Top 7 Spots for Nature Lovers in British Columbia

From the towering green mountains of the Sunshine Coast to the abundant pristine islands, Canada’s most outdoorsy province offers endless year-round options to the savvy traveler who knows where to go. Here are seven favorite ways the locals take in the best of British Columbia nature.

By: Clayton Maxwell

Photo By: Kristin Piljay

Photo By: Jason Poole

Photo By: Steve Glass

Photo By: Danita Delimont

Photo By: Don Weixl

Photo By: JTB Photo

Photo By: Design Pics / Deddeda

Go From Sea to Sky in Squamish

While Whistler, the much-praised ski resort just north of Vancouver, certainly has its charms, don’t blaze past the little town of Squamish on the road to get there. Low-key Squamish is now home to the Sea to Sky Gondola, a ride that soars 3,000 feet from the ocean to the peaks of the Coast Mountains, allowing everyone access to jaw-dropping views of glacial lakes, fjords, rain forests and the occasional bald eagle sighting. Once you get to the top, set out on one of eight different hiking trails, rock climb, traverse the 100-meter-long suspension bridge, stop for lunch at the Summit Restaurant or watch a glowing sun set over snow-topped mountains at the Edge bar.

Take a Boat to the Sunshine Coast

At just 45-minutes, the ferry ride across the shimmery blue sound from Vancouver to the Sunshine Coast is minimal, but the transformation it sets off is anything but. This aptly named 50-mile stretch of coastline north of Vancouver, typically sunnier than the rest of the province and only accessible by ferry, feels so removed and brimming with nature even locals forget they are still on the mainland and not a remote island. Head up to the laid back town of Egmont, a seafarer’s nirvana and point of departure for the five-hour boat ride through the Princess Louisa Inlet, where you can glide through pine-covered cliffs to the thundering Chatterbox waterfalls.

Hike Skookumchuck Narrows

Just outside of Egmont on the Sunshine Coast, take the easy hike to Skookumchuck Narrows to see tidal changes so extreme that even surfers can catch waves on the rushing waters. The billions of gallons of ocean that gush through the narrow inlet here has become a playground for expert kayakers; they perform 360 flips to the cheers of onlookers who have hiked an hour through the lush forest of Skookumchuck Narrows Provincial Park to watch their tricks. Kayakers and audience alike taste the thrill of interacting with the wild Skookumchuck – a word that means “strong waters” in Chinook, a local native language. 

Get Back to Nature at the Gulf Islands

Vancouver is celebrated as one of the greenest cities in the world, but it is the verdant islands that surround Vancouver – where orca whales breach and blackberries seem to pick themselves for you – that transport its visitors to the Garden of Eden. For a quiet retreat, try Galiano, one of the Gulf Islands between mainland B.C. and Vancouver Island. Visit unspoiled beaches only accessible by kayak, watch seaplanes come in for a landing at the marina, but most importantly, watch the sun set over Montague Harbour, an unforgettable spectacle of color.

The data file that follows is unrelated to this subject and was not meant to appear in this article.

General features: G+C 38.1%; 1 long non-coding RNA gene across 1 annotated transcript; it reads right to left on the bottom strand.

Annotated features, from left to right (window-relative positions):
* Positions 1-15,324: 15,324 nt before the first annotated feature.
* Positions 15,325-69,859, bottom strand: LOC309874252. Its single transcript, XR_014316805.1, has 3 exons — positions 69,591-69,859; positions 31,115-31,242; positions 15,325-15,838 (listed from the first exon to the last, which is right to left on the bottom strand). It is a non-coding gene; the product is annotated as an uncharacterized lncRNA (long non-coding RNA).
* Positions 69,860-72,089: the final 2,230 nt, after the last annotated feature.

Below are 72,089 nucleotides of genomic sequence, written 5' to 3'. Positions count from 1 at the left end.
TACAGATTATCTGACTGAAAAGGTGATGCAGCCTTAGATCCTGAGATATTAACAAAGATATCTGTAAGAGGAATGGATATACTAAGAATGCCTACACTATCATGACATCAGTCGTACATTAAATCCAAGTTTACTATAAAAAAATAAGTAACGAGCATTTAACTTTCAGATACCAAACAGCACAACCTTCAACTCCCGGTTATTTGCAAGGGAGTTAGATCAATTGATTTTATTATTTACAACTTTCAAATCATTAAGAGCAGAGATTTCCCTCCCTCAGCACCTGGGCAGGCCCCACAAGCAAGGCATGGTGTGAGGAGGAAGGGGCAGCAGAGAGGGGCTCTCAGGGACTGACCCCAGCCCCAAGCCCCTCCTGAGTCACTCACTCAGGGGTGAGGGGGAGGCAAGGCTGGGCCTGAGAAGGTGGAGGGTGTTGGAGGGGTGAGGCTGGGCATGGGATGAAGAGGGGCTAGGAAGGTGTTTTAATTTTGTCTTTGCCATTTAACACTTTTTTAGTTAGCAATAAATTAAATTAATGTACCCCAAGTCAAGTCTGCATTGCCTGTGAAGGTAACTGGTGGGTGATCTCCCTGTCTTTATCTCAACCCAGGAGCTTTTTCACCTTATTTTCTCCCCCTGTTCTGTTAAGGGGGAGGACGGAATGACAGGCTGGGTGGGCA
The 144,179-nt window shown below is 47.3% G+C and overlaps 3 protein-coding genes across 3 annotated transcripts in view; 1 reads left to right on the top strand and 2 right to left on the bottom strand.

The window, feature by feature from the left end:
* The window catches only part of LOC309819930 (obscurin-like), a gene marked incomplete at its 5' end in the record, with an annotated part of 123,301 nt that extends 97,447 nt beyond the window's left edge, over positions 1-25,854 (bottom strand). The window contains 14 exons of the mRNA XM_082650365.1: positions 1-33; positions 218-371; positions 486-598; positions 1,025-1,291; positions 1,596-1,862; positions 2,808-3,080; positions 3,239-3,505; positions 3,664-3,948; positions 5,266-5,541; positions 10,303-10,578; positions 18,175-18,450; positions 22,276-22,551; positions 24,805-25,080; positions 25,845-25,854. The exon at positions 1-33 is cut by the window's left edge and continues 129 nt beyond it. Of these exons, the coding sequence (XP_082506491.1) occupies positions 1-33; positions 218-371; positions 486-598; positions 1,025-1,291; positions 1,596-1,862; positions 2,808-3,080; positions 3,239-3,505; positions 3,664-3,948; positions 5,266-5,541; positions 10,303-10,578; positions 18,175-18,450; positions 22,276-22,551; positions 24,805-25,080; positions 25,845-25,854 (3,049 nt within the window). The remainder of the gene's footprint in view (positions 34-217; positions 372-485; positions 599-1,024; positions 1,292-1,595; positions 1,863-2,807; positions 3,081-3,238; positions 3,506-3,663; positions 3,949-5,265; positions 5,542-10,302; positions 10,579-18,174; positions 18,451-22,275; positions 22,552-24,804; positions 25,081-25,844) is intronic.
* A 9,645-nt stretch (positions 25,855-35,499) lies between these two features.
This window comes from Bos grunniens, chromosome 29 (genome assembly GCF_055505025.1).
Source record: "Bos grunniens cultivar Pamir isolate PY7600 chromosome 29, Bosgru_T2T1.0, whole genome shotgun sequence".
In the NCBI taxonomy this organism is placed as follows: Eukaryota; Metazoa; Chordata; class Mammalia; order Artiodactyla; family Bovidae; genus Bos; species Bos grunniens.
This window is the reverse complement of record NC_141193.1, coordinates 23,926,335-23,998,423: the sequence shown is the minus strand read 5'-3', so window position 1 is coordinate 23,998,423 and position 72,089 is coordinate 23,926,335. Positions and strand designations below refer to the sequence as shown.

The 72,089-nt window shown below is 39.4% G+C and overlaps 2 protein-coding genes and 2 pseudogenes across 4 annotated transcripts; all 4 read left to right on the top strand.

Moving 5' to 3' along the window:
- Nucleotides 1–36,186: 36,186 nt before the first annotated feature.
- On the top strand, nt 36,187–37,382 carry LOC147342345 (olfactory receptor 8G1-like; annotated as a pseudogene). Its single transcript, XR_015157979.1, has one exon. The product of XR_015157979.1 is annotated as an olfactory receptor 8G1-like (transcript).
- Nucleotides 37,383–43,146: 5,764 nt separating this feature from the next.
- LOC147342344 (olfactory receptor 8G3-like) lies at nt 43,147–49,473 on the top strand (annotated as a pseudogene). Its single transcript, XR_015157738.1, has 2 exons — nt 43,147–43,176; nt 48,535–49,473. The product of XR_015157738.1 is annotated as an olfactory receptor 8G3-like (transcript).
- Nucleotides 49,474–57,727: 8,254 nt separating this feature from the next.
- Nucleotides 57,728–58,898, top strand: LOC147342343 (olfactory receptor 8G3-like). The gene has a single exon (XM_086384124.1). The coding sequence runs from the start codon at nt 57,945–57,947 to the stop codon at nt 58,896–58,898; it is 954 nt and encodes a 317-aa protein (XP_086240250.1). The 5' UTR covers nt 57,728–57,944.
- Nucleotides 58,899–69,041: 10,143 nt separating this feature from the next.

Ski at Big White

While many Canadians claim that Whistler is the best ski resort in North America, it’s certainly not the only place to click into your bindings in British Columbia. If you want to have a far more affordable ski experience and almost no lift lines, head to the more remote ski slopes of Big White, just outside of the town of Kelowna in the Southern Interior of B.C. Without the crowds and the hefty lift fees, but ample first rate amenities to make you feel at home, the whole family can ski with ease. Perhaps go fully Nordic by dog sledding or snow shoeing on their 25 kilometers of cross-country trails.

Bike the Seawall in Vancouver's Stanley Park

Vancouver is one of the densest metropolises in Canada, but when sitting by the edge of Beaver Lake, a calm refuge deep in the heart of Stanley Park, you forget entirely about the buzz of the city. This 1,001-acre park that borders the city’s downtown is a rarity amongst great urban parks: huge swaths of it are undeveloped and home to towering coastal forests and abundant wildlife. And Stanley Park is almost entirely surrounded by water, making the bike ride along its 6.2-mile sea wall a series of one stunning ocean view after another. Whether you catch its renown cherry blossoms in the spring or the crimson big leaf maples in the fall, nature’s bounty is here, minutes from the busy sidewalks of the city.

Surf in Tofino

Take Vancouver Island’s Highway Four all the way to its end on the very tip of the westernmost side of the island, and you will find yourself in Tofino, a small town with a very big reputation. The outdoor adventurer’s paradise with a temperate climate, the town has adopted the moniker of “Tree Loving Capital of the World,” and is also known for its excellent whale and storm watching. But its biggest claim to fame is its unofficial title as the surf capital of Canada. With consistent waves to accommodate all levels of surfers and decent year round weather, it’s become Canada’s most appealing place to catch a swell.

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